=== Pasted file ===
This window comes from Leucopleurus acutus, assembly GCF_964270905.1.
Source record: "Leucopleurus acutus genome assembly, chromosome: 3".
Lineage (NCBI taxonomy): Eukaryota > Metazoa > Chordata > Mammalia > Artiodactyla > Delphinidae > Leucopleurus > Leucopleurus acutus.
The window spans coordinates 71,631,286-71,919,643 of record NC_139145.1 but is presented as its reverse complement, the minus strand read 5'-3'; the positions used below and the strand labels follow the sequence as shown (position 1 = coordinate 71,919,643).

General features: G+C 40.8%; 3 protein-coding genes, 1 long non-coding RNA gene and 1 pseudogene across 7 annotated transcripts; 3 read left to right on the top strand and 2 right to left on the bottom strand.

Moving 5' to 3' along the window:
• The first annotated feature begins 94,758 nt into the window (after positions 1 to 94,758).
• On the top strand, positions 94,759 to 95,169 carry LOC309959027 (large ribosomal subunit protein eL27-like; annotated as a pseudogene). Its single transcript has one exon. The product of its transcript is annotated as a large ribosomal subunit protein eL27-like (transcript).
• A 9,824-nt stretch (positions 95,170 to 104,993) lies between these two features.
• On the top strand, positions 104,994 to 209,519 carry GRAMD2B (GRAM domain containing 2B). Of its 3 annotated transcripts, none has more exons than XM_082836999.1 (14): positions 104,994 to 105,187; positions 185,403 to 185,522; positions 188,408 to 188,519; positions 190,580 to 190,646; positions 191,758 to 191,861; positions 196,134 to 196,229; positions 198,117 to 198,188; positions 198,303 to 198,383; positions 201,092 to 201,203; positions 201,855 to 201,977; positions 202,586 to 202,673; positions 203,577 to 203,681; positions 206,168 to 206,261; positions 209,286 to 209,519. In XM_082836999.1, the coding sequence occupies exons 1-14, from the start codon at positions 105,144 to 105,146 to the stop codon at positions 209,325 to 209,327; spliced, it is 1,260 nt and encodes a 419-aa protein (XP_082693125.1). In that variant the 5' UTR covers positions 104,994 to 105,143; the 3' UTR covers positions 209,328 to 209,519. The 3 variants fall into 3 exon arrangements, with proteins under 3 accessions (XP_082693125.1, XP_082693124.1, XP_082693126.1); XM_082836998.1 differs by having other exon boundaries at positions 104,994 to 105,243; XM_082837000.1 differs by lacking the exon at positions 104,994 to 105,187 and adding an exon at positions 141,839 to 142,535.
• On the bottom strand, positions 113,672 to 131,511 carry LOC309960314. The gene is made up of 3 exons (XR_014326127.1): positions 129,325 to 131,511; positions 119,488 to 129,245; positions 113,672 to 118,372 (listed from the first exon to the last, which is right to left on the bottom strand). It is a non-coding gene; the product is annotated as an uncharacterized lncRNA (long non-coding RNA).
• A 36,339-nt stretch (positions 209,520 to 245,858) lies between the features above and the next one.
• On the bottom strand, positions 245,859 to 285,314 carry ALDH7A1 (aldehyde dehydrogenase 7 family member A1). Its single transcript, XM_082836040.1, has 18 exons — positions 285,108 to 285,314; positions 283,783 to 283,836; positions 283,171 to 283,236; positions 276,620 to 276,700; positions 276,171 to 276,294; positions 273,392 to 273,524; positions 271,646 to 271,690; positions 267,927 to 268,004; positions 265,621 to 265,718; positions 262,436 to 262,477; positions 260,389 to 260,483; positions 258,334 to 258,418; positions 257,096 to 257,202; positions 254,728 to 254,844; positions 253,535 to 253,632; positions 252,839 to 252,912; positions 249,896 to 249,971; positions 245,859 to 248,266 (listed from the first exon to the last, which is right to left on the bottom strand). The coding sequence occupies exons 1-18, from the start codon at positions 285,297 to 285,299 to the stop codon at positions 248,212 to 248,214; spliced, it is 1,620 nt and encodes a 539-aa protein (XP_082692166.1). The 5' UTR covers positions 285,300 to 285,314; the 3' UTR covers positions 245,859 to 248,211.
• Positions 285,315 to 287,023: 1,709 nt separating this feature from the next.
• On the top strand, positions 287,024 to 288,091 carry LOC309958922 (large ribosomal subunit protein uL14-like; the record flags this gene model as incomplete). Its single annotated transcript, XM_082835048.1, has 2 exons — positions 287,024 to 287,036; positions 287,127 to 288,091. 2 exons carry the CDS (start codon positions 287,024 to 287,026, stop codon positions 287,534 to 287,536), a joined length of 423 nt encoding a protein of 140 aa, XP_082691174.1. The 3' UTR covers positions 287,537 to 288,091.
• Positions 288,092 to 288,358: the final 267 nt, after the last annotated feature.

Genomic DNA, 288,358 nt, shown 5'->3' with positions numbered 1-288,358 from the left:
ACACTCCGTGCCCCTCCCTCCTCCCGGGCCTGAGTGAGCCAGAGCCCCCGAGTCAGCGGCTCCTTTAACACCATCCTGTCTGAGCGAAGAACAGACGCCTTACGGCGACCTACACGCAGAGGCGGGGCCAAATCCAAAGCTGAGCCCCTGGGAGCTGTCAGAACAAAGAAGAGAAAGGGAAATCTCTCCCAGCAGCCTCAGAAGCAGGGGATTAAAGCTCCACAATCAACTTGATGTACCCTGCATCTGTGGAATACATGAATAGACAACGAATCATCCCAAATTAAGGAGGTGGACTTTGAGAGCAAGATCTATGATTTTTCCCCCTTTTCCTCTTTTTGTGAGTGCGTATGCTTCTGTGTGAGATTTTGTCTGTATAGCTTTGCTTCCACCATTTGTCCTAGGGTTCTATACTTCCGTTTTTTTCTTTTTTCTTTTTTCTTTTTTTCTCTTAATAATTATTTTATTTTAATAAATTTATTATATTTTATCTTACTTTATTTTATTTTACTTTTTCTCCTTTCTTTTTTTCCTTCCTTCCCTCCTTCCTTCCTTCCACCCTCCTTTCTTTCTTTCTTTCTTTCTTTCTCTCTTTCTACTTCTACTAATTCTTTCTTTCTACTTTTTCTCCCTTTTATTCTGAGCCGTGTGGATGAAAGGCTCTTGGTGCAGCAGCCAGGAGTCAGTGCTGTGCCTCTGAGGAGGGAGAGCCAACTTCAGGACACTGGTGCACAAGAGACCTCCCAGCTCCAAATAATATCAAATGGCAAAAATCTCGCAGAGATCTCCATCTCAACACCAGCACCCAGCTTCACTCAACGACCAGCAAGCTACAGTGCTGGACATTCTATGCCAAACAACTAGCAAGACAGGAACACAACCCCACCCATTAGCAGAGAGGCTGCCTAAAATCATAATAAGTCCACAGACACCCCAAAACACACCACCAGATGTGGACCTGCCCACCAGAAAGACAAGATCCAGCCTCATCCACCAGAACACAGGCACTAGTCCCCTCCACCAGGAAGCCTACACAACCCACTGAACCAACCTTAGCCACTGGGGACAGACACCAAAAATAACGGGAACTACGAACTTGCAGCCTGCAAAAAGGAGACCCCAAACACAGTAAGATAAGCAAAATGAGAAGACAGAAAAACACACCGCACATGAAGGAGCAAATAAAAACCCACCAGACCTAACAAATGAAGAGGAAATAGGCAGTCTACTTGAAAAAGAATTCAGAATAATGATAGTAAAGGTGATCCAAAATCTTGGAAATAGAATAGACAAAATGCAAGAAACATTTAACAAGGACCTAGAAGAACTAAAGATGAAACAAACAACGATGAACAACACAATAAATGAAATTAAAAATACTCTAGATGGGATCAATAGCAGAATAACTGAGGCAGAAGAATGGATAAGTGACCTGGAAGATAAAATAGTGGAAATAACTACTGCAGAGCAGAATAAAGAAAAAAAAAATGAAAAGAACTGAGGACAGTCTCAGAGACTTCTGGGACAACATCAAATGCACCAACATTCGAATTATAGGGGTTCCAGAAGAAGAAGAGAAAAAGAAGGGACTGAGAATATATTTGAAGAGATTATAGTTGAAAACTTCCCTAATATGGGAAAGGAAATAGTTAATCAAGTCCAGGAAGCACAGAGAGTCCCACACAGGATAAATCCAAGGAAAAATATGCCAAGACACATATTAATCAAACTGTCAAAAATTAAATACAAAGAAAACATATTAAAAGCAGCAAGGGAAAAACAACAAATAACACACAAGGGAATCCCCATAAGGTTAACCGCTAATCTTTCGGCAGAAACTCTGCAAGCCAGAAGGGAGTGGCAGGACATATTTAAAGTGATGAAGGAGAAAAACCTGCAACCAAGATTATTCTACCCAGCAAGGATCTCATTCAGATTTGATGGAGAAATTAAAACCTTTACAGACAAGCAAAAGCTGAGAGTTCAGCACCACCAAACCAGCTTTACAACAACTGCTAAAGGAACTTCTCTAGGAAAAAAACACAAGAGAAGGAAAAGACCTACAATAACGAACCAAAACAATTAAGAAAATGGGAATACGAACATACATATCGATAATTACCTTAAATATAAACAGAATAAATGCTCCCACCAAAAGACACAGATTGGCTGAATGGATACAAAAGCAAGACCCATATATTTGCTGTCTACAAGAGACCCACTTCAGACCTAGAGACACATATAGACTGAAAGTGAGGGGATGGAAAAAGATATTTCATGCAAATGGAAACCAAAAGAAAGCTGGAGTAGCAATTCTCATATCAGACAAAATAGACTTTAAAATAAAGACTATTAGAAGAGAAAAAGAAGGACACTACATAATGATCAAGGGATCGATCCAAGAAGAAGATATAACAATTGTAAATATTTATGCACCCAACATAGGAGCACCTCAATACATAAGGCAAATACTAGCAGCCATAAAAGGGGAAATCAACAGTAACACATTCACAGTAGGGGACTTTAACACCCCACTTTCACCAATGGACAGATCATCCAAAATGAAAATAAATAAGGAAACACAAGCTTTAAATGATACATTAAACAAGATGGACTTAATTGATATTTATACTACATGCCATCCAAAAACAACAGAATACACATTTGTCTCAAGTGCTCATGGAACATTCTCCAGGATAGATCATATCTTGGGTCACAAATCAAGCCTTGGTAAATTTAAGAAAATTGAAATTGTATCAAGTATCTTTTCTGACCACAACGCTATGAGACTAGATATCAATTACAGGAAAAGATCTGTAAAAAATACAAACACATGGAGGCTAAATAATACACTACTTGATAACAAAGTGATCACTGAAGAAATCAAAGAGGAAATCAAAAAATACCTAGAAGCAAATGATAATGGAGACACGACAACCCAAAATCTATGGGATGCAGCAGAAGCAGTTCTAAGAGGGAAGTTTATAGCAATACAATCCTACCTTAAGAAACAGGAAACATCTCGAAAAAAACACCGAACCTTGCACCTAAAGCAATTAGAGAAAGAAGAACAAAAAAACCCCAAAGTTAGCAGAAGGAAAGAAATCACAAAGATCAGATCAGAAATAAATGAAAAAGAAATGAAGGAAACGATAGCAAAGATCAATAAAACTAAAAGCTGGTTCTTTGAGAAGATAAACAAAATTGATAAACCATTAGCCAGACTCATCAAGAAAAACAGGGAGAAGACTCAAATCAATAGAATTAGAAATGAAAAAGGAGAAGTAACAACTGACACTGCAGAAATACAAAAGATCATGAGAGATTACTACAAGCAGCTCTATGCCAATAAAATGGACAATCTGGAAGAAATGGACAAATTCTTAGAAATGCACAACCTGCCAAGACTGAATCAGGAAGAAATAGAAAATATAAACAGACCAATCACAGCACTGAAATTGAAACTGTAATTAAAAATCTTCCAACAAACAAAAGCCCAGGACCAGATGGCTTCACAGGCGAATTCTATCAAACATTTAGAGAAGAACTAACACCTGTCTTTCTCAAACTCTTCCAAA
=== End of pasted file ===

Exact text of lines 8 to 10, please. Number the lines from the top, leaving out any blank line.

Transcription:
• On the top strand, positions 94,759 to 95,169 carry LOC309959027 (large ribosomal subunit protein eL27-like; annotated as a pseudogene). Its single transcript has one exon. The product of its transcript is annotated as a large ribosomal subunit protein eL27-like (transcript).
• A 9,824-nt stretch (positions 95,170 to 104,993) lies between these two features.
• On the top strand, positions 104,994 to 209,519 carry GRAMD2B (GRAM domain containing 2B). Of its 3 annotated transcripts, none has more exons than XM_082836999.1 (14): positions 104,994 to 105,187; positions 185,403 to 185,522; positions 188,408 to 188,519; positions 190,580 to 190,646; positions 191,758 to 191,861; positions 196,134 to 196,229; positions 198,117 to 198,188; positions 198,303 to 198,383; positions 201,092 to 201,203; positions 201,855 to 201,977; positions 202,586 to 202,673; positions 203,577 to 203,681; positions 206,168 to 206,261; positions 209,286 to 209,519. In XM_082836999.1, the coding sequence occupies exons 1-14, from the start codon at positions 105,144 to 105,146 to the stop codon at positions 209,325 to 209,327; spliced, it is 1,260 nt and encodes a 419-aa protein (XP_082693125.1). In that variant the 5' UTR covers positions 104,994 to 105,143; the 3' UTR covers positions 209,328 to 209,519. The 3 variants fall into 3 exon arrangements, with proteins under 3 accessions (XP_082693125.1, XP_082693124.1, XP_082693126.1); XM_082836998.1 differs by having other exon boundaries at positions 104,994 to 105,243; XM_082837000.1 differs by lacking the exon at positions 104,994 to 105,187 and adding an exon at positions 141,839 to 142,535.